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Medically Compromised Patient Care

Course Number: 628

Adrenal Gland Disorders

Patients may present with primary or secondary adrenal insufficiency. Addison’s disease is an example of primary adrenal insufficiency resulting in underproduction of cortisol. Symptoms include bronzing of the skin and melanotic macules. A medical emergency that can occur when receiving dental treatment is adrenal crisis, which is caused by a severe lack of cortisol. The necessary treatment involves activating the Emergency Medical System, giving the patient oxygen and IV glucocorticoids. Secondary adrenal insufficiency occurs when there is an insufficient amount of adrenocorticotropic hormone (ACTH), but the patient still secretes aldosterone. This condition is more common than primary insufficiency. Patients with Cushing’s syndrome, or hypercortisolism, experience symptoms of a moon shaped face and buffalo hump.

Synthetic glucocorticoids may be used for treating the following conditions: adrenal insufficiency, rheumatoid arthritis, systemic lupus, asthma, hepatitis, or as immunosuppressive therapy for organ transplantation or joint replacement. Dental providers should be familiar with the corticosteroid equivalent doses as shown in Table 18.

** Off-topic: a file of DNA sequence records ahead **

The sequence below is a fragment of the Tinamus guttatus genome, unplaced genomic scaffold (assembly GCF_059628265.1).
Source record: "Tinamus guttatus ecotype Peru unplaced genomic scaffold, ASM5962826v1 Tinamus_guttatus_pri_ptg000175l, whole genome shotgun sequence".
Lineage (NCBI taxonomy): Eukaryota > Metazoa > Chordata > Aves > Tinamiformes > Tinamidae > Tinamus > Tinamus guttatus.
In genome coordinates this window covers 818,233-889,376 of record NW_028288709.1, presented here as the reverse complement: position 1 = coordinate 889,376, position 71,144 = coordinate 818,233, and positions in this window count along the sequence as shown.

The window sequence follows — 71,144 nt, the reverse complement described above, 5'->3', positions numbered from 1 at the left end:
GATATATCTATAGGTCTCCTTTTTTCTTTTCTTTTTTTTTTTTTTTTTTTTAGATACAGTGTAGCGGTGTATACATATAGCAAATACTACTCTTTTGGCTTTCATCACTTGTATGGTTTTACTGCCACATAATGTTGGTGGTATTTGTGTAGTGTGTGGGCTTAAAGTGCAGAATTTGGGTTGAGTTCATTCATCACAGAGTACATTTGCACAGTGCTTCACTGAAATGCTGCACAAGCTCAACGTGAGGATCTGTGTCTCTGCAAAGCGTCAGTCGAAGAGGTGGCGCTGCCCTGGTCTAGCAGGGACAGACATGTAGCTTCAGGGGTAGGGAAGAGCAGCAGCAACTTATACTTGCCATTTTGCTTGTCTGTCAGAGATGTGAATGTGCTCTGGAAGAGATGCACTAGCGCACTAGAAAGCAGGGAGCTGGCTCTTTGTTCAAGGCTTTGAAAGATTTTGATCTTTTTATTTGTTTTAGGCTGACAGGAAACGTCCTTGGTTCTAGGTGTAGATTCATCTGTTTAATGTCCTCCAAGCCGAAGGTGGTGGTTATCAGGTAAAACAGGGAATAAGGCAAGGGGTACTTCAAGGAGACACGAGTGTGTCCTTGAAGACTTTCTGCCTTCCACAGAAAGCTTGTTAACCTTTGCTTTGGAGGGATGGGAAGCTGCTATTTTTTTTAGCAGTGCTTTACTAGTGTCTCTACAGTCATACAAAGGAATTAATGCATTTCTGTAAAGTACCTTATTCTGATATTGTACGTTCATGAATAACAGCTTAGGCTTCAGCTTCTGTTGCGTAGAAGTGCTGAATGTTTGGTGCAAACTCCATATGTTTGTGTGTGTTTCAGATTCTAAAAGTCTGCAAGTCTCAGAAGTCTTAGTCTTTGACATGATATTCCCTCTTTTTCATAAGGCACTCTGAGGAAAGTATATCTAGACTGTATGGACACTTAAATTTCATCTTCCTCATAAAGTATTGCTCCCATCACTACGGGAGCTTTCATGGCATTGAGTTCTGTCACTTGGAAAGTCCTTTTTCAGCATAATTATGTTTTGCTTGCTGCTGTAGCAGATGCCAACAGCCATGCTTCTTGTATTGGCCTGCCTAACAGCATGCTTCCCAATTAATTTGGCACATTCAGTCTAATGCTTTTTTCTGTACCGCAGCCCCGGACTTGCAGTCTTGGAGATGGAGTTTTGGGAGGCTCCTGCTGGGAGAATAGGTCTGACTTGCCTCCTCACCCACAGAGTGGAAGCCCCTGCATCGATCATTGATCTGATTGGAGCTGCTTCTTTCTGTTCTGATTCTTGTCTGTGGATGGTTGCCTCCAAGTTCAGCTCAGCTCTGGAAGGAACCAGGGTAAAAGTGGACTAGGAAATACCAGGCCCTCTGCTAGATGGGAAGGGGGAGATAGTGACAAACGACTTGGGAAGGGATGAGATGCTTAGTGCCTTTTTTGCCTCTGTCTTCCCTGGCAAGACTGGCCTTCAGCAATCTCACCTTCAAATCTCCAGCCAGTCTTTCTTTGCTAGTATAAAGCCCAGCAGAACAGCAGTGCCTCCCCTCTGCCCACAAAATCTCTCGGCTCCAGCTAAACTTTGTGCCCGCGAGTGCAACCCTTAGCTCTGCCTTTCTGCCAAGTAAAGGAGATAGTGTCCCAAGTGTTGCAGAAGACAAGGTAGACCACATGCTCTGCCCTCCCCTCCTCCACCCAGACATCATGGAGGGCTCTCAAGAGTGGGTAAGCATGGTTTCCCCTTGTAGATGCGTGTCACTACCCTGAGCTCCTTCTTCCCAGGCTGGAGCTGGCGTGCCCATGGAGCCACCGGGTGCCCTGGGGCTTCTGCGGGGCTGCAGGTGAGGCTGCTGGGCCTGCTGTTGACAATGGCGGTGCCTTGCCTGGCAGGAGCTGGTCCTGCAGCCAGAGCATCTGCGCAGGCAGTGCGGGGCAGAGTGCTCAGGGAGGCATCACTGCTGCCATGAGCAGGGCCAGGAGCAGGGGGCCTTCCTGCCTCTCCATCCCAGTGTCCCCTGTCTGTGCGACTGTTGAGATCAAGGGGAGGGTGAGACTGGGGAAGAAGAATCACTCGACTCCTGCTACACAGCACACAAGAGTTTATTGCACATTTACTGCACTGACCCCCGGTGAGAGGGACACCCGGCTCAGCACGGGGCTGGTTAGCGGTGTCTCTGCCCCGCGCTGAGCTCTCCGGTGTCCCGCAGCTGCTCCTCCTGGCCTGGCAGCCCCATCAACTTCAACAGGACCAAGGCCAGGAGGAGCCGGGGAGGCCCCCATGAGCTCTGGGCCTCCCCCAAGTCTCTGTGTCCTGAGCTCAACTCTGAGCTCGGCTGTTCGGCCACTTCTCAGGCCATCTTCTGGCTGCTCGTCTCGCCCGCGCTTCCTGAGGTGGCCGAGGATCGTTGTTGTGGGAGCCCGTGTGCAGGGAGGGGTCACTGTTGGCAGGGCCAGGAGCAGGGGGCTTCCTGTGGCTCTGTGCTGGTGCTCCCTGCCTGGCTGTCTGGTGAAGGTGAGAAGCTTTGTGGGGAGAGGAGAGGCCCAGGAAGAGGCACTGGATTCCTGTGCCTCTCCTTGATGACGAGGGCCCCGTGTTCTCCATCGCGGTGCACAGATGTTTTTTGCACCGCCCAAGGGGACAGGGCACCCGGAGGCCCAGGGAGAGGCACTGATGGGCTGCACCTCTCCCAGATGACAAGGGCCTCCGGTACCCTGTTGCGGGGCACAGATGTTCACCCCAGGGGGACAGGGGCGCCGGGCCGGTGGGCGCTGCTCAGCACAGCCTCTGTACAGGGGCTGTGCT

Table 18. Corticosteroid Equivalent Doses
Cortisone25 mg
Hydrocortisone (Cortisol)20 mg
Prednisone5 mg

When planning dental care for patients with disorders of the adrenal gland, nitrous oxide can be used and is helpful for minimizing stress and reducing the cortisol demand. Local anesthesia with vasoconstrictor is ok as profound anesthesia is necessary for stress reduction for the patient. Premedication is not necessary unless there is an acute infection and a medical consult is required to determine that. A medical consult would be necessary if the patient was poorly controlled, had an acute infection, and to inquire about supplemental steroid use for surgical procedures or infection.

The following questions are helpful to ask patients who present to the dental office with adrenal gland disorders (Table 19).

Table 19. Follow-Up Questions for Patients with Adrenal Gland Disorders1
  • When were you diagnosed?
  • Are you controlled?
  • How are you feeling today?
  • What are your symptoms?